Self-isolation and home exercises

Self-isolation and home exercises

Or how to stay fit and healthy during your period of self-isolation during this time of the coronavirus pandemic.

Please note that as this is written and published, there is constant new evidence and information being released about the virus, so please see this as informative at the time of publish but not exhaustive nor fully conclusive. 

As some of you may have already guessed, I am going to talk about Covid-19 in this blog. As many will know, this is a current global virus that is having a lot of people concerned. I understand that for some this may be a difficult subject to talk about, and I welcome your comments and will be happy to explore other ways to support your concerns in future blogs.

Over the past few weeks we have been trying to find ways to keep one another motivated and engaged. We have been doing some writing, some painting: good things for the mind, but we have also been exploring how to keep the body fit and active. We started with walks but there is only so much can you walk and only so often you can walk the same path. That is not to say that walking is not fun and is not beneficial. Far from it. I know that some of you may really enjoy your walk: and that’s great.

For us I guess it has also been looking at other ways to keep one another physically fit, inspired and motivated. The holistic approach to keeping the mind and body strong is so important, especially at this time when many of us are locked up for several weeks with little means to keep ourselves fit and motivated.

I must thank my sister for the next point: getting us onto Joe Wicks. For those of you who don’t know Joe Wicks, he is a Body Coach, has amassed a large following on social media, and is currently running morning home exercises for people to do at home in the mornings (however it is on YouTube, so once it is recorded, you can do it at any time which suits you).

Here is one of his videos. I am not affiliated to him or his company. I just think that what he is doing is great, getting people and families active doing practical own body weight exercises for 30 minutes a day.

Joe Wicks. YouTube.

After doing a few of the sessions I feel myself panting and puffing with wobbly legs and wiping sweat off my brow, but I’m happy I am involved in the little exercise classes.

And I think that this really has the potential to be something much bigger.

At home exercises have the potential to not only improve people’s lives now, but in the future as well. I can imagine that a lot of people may want to continue with this type of home exercise, not having to worry about the intimidating atmosphere which the gym can present with at times, and comfortable doing an exercise routine in their room.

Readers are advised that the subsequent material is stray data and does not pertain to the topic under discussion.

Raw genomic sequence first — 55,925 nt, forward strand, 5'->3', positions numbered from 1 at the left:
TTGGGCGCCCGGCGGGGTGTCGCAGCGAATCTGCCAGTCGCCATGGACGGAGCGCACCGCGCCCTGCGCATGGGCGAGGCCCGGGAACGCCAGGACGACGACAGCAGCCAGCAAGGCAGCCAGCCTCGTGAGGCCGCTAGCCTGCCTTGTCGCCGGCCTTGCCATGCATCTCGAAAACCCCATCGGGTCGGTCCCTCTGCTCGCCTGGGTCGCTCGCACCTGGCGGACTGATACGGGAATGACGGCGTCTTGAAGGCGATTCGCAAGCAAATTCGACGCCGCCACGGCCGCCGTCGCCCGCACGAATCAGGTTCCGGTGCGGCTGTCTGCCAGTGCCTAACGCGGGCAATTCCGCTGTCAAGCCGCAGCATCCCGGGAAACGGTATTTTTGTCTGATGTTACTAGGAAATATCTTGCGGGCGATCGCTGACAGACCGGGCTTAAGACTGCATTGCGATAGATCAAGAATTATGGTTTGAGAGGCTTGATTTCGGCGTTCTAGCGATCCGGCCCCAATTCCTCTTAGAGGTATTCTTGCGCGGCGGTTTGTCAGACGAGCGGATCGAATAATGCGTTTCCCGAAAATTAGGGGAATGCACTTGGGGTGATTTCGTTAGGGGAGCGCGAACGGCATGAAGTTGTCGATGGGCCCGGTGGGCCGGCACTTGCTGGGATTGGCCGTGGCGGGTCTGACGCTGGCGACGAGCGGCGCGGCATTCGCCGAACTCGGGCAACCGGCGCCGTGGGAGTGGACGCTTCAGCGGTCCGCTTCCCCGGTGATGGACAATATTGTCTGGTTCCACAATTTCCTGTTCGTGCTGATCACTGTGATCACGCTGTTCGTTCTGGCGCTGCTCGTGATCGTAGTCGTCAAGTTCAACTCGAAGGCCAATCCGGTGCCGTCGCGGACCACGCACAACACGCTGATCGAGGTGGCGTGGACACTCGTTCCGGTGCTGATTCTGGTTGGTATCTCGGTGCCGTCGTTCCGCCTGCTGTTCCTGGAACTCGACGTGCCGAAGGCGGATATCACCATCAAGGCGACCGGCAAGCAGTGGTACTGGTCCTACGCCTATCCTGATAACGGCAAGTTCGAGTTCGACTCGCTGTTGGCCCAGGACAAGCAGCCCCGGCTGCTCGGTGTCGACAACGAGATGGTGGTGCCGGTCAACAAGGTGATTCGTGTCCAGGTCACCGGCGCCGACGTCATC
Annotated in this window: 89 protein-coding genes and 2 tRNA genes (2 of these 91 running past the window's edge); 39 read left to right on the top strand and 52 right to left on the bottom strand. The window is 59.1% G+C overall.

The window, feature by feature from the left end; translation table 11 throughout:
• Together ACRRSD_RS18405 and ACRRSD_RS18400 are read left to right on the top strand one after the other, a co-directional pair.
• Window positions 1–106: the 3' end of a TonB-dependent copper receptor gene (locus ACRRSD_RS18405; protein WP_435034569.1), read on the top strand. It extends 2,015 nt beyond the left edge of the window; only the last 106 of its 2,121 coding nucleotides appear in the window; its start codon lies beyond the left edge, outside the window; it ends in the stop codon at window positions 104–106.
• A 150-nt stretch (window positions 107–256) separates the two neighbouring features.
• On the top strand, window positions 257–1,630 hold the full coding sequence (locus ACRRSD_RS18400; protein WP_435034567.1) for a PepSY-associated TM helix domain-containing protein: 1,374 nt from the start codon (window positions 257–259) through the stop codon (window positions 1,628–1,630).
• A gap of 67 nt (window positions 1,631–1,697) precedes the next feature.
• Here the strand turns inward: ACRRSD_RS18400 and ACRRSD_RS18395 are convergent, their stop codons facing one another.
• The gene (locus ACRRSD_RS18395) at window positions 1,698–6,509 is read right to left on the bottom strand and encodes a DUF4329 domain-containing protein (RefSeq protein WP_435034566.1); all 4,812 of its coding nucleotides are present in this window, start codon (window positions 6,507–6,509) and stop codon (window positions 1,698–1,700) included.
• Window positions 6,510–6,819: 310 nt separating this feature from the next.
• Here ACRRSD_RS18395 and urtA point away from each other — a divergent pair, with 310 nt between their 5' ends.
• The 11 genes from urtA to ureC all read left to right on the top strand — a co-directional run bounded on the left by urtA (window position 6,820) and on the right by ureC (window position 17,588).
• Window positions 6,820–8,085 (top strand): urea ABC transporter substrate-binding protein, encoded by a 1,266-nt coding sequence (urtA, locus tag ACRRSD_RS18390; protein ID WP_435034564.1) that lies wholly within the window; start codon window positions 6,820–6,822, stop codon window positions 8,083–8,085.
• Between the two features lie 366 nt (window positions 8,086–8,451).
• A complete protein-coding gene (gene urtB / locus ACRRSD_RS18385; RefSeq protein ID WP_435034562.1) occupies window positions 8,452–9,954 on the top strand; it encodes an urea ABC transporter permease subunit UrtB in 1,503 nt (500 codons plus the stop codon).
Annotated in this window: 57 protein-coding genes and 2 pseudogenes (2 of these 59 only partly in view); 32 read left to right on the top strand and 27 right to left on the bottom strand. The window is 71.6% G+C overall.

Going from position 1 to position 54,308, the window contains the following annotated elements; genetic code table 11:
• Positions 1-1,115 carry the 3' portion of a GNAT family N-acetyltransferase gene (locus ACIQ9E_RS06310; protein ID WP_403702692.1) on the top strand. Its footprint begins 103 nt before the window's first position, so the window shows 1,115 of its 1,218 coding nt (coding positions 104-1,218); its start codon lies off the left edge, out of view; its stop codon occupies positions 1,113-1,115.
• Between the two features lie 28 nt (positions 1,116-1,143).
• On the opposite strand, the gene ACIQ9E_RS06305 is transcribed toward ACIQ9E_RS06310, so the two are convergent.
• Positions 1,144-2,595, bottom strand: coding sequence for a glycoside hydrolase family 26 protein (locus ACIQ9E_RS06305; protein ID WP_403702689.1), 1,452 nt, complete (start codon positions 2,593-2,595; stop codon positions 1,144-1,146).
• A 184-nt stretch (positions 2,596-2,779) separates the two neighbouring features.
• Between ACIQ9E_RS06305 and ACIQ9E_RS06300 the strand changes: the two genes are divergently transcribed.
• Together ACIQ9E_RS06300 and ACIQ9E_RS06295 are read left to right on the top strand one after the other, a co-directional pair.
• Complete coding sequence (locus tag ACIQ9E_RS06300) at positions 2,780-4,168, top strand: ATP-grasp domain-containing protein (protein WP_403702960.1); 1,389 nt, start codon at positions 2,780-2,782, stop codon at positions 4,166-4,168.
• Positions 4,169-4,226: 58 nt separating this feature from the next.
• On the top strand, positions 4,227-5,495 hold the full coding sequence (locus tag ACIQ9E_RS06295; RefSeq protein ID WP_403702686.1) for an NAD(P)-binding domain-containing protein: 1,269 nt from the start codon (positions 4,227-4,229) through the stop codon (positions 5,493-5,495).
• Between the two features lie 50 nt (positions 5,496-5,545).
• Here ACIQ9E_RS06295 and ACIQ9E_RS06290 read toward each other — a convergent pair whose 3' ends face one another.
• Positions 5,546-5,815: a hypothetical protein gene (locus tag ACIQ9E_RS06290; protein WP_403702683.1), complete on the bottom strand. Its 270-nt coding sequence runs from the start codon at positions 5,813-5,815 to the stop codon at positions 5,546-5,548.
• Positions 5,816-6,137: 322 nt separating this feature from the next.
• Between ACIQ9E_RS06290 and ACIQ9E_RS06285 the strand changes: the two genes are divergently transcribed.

Whilst it is a difficult time for many adjusting to the daily challenges which coronavirus presents, it is important to try and look after the mind and body, to look after our mental wellbeing, physical health and immune system.

One way to do so, as mentioned above, is home exercise. If you don’t weigh dumbbells that’s ok: you can use your own body weight.

You can do calisthenics.

Calisthenics are exercises that don’t rely on anything but a person’s own body weight. These exercises are performed with differing levels of intensity and rhythm. Sometimes these exercises are done with light handheld tools like rings and wands.

These exercises allow for the development of strength, endurance, flexibility, and coordination.

Calisthenics were developed in ancient Greece and became popular again in the early 19th century. Today, fitness training of athletes, military personnel, law enforcement officers, and people trying to keep in shape use these exercises for warming up for strenuous sports or to help build up their bodies. Scientist are also now studying the use of calisthenics to help treat various health conditions, from obesity to COPD.

HealthLine, 2020.

According to Mazzo (2019), there are several benefits to doing calisthenics. These include:

  1. You are your own equipment. For calisthenics you don’t need much. If you have you, that is enough for most of the exercises.
  2. You can build strength. It is easy to think that strength gains can only be accomplished in the gym, but by being able to do pull ups for example where you are using several muscle groups all at the same time, you are developing enormous amounts of strength in your upper body.
  3. You are using the body to its functional potential. You are doing exercises which work the whole body, exercises which are utilising multiple muscle groups and joints and ligaments.